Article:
The obvious answer to the above question is to set up regular coaching sessions with all of your direct reports. During these coaching or routine check in sessions, help all involved recognize that coaching is a structured dialogue about purpose, strategy, relationships. It involves questions, analysis, action planning and follow through. In essence, coaching happens with you, not to you.
What we some times forget in the process of routine coaching and development time is that one goal of this process is to create improved role clarity, job clarity, and priorities clarity. However, there is something else I have noticed when people receive regular coaching. The more they are coached, the better the coaching becomes. In short, the experience of coaching and being coached has a cumulative impact.
Along with routine coaching, another element to successful coaching takes place when we help people set goals and teach them how to prioritize. One element of this process is to check to make sure those who are receiving coaching can differentiate between a check list and a goal. In simple terms, a checklist is binary and focuses on done or not done. A goal on the other hand has a clearly defined WHY element to it, and generates clearly defined results or desired outcomes.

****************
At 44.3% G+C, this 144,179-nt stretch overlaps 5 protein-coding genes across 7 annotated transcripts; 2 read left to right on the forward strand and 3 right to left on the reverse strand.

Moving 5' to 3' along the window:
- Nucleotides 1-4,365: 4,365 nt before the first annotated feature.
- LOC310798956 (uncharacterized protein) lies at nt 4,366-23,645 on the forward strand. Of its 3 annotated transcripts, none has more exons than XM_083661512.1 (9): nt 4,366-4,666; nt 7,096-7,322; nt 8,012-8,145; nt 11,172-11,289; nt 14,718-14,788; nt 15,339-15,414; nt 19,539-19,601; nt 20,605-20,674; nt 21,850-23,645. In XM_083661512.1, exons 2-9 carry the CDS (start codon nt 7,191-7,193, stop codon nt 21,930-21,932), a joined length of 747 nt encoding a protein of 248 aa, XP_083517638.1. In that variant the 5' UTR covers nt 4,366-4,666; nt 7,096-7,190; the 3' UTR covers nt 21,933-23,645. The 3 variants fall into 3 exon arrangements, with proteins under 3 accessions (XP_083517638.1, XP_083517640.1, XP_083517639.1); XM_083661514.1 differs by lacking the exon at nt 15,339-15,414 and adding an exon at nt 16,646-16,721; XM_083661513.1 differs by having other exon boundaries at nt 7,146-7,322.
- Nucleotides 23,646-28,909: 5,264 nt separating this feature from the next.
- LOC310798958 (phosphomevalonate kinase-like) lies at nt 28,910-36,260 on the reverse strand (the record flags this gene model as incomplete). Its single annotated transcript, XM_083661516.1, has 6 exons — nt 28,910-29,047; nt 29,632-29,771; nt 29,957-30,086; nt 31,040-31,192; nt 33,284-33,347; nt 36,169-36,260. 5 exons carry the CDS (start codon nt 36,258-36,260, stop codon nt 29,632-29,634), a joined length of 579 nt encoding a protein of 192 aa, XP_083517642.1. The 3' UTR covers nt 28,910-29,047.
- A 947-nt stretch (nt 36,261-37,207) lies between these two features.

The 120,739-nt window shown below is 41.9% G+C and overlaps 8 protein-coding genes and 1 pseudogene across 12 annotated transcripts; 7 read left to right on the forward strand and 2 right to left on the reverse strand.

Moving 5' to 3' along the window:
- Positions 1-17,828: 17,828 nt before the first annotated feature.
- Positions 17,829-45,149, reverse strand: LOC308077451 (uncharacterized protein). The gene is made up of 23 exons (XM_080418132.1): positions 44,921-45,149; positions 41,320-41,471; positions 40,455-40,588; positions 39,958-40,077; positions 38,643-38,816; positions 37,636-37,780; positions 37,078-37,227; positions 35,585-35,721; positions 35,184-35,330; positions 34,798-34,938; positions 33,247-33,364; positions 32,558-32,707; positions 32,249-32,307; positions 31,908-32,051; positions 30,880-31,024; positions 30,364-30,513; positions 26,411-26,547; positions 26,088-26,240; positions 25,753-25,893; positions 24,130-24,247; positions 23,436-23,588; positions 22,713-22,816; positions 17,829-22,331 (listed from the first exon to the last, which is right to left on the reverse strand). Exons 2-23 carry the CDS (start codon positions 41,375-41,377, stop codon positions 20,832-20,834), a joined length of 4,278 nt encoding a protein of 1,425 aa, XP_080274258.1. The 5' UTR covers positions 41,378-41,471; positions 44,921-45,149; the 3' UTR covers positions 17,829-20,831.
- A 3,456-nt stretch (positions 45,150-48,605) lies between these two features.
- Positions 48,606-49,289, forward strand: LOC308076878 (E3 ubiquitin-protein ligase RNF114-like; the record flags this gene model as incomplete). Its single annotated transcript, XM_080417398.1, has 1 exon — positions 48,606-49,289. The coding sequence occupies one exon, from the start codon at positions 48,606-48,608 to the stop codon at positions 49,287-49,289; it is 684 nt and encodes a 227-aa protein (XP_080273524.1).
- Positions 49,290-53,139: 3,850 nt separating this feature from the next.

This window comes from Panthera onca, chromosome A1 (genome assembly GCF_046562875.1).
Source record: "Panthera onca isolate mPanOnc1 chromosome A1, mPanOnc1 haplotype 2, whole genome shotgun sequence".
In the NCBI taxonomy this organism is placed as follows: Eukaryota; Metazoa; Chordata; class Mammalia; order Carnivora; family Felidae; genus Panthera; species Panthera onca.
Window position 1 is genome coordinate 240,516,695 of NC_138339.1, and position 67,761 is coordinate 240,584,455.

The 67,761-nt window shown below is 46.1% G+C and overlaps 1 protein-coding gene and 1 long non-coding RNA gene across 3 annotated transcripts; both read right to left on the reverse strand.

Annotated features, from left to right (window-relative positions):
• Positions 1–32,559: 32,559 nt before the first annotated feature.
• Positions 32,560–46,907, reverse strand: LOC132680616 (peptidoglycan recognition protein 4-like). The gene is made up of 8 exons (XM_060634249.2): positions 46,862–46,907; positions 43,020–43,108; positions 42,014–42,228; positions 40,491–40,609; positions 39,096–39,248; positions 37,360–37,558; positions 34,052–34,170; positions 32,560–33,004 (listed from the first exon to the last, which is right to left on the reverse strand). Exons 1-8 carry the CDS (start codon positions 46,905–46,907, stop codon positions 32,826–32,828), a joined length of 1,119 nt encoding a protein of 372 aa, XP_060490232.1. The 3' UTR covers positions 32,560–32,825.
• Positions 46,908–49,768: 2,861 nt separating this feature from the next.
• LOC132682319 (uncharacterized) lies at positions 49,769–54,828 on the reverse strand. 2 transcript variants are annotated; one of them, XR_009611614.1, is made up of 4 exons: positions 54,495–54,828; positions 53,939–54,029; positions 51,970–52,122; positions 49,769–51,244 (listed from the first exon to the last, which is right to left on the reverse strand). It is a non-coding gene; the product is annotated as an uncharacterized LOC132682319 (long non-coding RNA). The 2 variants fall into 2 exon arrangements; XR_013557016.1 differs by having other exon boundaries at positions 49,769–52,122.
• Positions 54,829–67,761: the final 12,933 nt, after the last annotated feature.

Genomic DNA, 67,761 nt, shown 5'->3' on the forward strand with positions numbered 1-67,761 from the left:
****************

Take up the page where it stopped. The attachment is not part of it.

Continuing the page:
Having coached people for over thirty years, I have learned that people want to be heard, and they want to be respected. People are always doing their best with the tools they have. And when possible, they always want better tools and better understanding if it allows them to deliver better outcomes. Therefore, we as leaders need to remember that operational and financial results happen when we have the right people in the right jobs, creating and executing the right business strategy, and with the right kind of routine coaching and development.
This week, put that combination of elements together and you will always have a winning season.